Effortlessly Communicate Your High School Curriculum With These Student Handouts

The structure of high school level art courses can vary from place to place. In some districts, they are organized by media type, like Drawing I or Advanced Ceramics. In others, they are organized by levels such as Art I & Art II. Either way, common threads of curriculum are evident from class to class. Clearly communicating your curriculum to students helps them understand the learning expectations you have.

You may have already seen our elementary and middle school student curriculum handouts, but today, we are excited to be sharing media-specific high school examples!

Teach Intro to Art? Use bits and pieces from each of these examples to form your own version. Have an Advanced Painting course this fall? Build off of the Painting example to create a document that highlights the concepts, tools and vocabulary you’ll teach in class.

Note: If you would like to create your own versions of these curriculum documents, we suggest using Microsoft Word or Pages. If you’d like to create something more graphic, try the drag-and-drop design platform Canva.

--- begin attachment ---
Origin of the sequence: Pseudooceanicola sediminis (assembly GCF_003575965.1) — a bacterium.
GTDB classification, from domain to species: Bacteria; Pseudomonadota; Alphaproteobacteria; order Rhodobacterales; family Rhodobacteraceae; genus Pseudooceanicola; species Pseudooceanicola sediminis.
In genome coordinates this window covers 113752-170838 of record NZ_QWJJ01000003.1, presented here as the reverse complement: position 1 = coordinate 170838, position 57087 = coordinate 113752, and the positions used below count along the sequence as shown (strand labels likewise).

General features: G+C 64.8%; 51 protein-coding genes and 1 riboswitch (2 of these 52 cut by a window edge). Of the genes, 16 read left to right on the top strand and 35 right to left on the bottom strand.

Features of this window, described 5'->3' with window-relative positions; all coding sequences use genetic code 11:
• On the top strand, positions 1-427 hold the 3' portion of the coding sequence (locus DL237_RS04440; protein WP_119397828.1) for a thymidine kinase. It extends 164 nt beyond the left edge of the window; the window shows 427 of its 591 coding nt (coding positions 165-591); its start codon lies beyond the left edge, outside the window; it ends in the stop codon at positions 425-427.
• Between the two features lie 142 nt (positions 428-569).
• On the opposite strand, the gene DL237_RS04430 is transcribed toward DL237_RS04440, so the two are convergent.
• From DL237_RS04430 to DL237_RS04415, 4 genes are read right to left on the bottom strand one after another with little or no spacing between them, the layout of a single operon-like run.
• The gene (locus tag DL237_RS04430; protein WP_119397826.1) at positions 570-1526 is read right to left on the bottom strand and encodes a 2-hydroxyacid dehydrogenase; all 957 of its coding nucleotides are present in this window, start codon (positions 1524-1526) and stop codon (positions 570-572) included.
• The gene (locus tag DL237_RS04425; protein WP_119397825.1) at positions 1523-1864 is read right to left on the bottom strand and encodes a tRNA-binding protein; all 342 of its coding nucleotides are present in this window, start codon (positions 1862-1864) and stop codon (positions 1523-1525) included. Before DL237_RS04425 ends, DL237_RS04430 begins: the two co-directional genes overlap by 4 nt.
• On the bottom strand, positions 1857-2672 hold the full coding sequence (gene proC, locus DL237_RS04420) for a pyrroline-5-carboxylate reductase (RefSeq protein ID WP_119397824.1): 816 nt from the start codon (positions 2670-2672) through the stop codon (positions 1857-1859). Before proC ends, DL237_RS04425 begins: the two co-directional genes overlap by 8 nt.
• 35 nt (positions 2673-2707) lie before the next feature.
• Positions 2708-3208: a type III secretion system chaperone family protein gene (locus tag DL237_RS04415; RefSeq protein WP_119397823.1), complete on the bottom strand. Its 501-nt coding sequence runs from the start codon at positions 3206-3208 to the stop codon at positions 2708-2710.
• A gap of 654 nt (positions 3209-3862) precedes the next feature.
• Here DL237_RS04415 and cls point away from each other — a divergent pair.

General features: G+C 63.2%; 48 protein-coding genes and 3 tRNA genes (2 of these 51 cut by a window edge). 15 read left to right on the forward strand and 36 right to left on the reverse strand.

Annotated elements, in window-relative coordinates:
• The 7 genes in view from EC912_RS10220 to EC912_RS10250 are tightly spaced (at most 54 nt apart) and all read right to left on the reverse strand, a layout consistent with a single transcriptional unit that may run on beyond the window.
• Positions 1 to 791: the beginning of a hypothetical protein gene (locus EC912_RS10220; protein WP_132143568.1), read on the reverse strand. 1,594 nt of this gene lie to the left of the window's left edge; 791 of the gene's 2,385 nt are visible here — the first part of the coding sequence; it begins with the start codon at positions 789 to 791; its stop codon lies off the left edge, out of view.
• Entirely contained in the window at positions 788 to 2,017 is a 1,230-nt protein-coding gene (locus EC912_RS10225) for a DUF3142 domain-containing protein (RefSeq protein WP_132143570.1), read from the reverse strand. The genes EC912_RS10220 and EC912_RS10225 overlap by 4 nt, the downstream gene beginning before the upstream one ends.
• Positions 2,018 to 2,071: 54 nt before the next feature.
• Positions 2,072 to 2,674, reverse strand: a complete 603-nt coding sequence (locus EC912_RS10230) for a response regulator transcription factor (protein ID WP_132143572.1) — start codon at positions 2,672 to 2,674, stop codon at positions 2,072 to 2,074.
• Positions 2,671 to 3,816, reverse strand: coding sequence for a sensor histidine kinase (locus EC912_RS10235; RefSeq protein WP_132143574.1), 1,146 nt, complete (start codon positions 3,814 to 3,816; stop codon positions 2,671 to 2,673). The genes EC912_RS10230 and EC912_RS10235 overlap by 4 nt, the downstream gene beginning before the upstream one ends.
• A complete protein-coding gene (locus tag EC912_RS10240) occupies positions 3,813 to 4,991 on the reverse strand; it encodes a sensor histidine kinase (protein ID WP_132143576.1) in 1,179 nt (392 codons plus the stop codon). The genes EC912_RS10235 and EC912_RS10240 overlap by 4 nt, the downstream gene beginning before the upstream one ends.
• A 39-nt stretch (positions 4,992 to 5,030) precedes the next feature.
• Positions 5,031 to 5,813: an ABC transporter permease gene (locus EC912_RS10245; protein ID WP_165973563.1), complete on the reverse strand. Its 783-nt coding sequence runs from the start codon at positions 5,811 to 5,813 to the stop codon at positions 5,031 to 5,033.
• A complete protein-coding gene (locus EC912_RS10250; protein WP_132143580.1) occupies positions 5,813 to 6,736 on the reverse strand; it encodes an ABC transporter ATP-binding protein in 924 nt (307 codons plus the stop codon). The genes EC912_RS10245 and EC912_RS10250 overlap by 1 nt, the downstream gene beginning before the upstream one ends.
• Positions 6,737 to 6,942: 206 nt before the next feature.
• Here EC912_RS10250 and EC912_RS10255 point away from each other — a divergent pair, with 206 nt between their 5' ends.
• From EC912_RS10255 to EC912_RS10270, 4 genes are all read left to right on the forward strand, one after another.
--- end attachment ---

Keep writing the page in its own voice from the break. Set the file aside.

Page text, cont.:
Click here for the Drawing download.


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Click here for the Painting download.


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Click here for the Ceramics download.


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If you’re looking for even more ways to organize your curriculum, check out the three resources below.

How do you communicate your curriculum to your students?

Do you use documents similar to these in your classroom?

Tracy Hare

Tracy is a middle school art teacher from central MN who strives to create rich, meaningful content and resources through her Art Ed PRO Director role at AOE.